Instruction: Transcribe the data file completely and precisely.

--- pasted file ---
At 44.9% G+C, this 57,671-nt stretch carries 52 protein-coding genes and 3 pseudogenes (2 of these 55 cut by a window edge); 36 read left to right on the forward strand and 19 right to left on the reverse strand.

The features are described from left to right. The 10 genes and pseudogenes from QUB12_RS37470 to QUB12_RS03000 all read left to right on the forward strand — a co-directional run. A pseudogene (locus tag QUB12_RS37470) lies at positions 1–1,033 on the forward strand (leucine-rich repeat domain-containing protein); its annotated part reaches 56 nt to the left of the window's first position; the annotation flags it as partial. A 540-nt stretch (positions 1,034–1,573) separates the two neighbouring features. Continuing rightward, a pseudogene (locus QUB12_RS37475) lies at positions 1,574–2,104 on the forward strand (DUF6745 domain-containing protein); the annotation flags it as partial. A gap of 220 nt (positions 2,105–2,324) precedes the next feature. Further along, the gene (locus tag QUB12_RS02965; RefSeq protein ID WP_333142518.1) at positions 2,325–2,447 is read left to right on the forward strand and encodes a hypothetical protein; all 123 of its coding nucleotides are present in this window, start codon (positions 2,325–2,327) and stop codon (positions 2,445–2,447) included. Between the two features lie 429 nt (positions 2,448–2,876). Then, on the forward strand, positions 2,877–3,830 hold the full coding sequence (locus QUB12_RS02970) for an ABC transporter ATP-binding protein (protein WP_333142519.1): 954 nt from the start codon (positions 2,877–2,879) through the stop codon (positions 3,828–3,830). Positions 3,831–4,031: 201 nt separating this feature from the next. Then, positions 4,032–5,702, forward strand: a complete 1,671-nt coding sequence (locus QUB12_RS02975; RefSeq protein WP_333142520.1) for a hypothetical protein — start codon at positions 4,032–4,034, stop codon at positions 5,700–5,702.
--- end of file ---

At 44.9% G+C, this 57,671-nt stretch carries 52 protein-coding genes and 3 pseudogenes (2 of these 55 cut by a window edge); 36 read left to right on the forward strand and 19 right to left on the reverse strand.

The features are described from left to right. The 10 genes and pseudogenes from QUB12_RS37470 to QUB12_RS03000 all read left to right on the forward strand — a co-directional run. A pseudogene (locus tag QUB12_RS37470) lies at positions 1–1,033 on the forward strand (leucine-rich repeat domain-containing protein); its annotated part reaches 56 nt to the left of the window's first position; the annotation flags it as partial. A 540-nt stretch (positions 1,034–1,573) separates the two neighbouring features. Continuing rightward, a pseudogene (locus QUB12_RS37475) lies at positions 1,574–2,104 on the forward strand (DUF6745 domain-containing protein); the annotation flags it as partial. A gap of 220 nt (positions 2,105–2,324) precedes the next feature. Further along, the gene (locus tag QUB12_RS02965; RefSeq protein ID WP_333142518.1) at positions 2,325–2,447 is read left to right on the forward strand and encodes a hypothetical protein; all 123 of its coding nucleotides are present in this window, start codon (positions 2,325–2,327) and stop codon (positions 2,445–2,447) included. Between the two features lie 429 nt (positions 2,448–2,876). Then, on the forward strand, positions 2,877–3,830 hold the full coding sequence (locus QUB12_RS02970) for an ABC transporter ATP-binding protein (protein WP_333142519.1): 954 nt from the start codon (positions 2,877–2,879) through the stop codon (positions 3,828–3,830). Positions 3,831–4,031: 201 nt separating this feature from the next. Then, positions 4,032–5,702, forward strand: a complete 1,671-nt coding sequence (locus QUB12_RS02975; RefSeq protein WP_333142520.1) for a hypothetical protein — start codon at positions 4,032–4,034, stop codon at positions 5,700–5,702.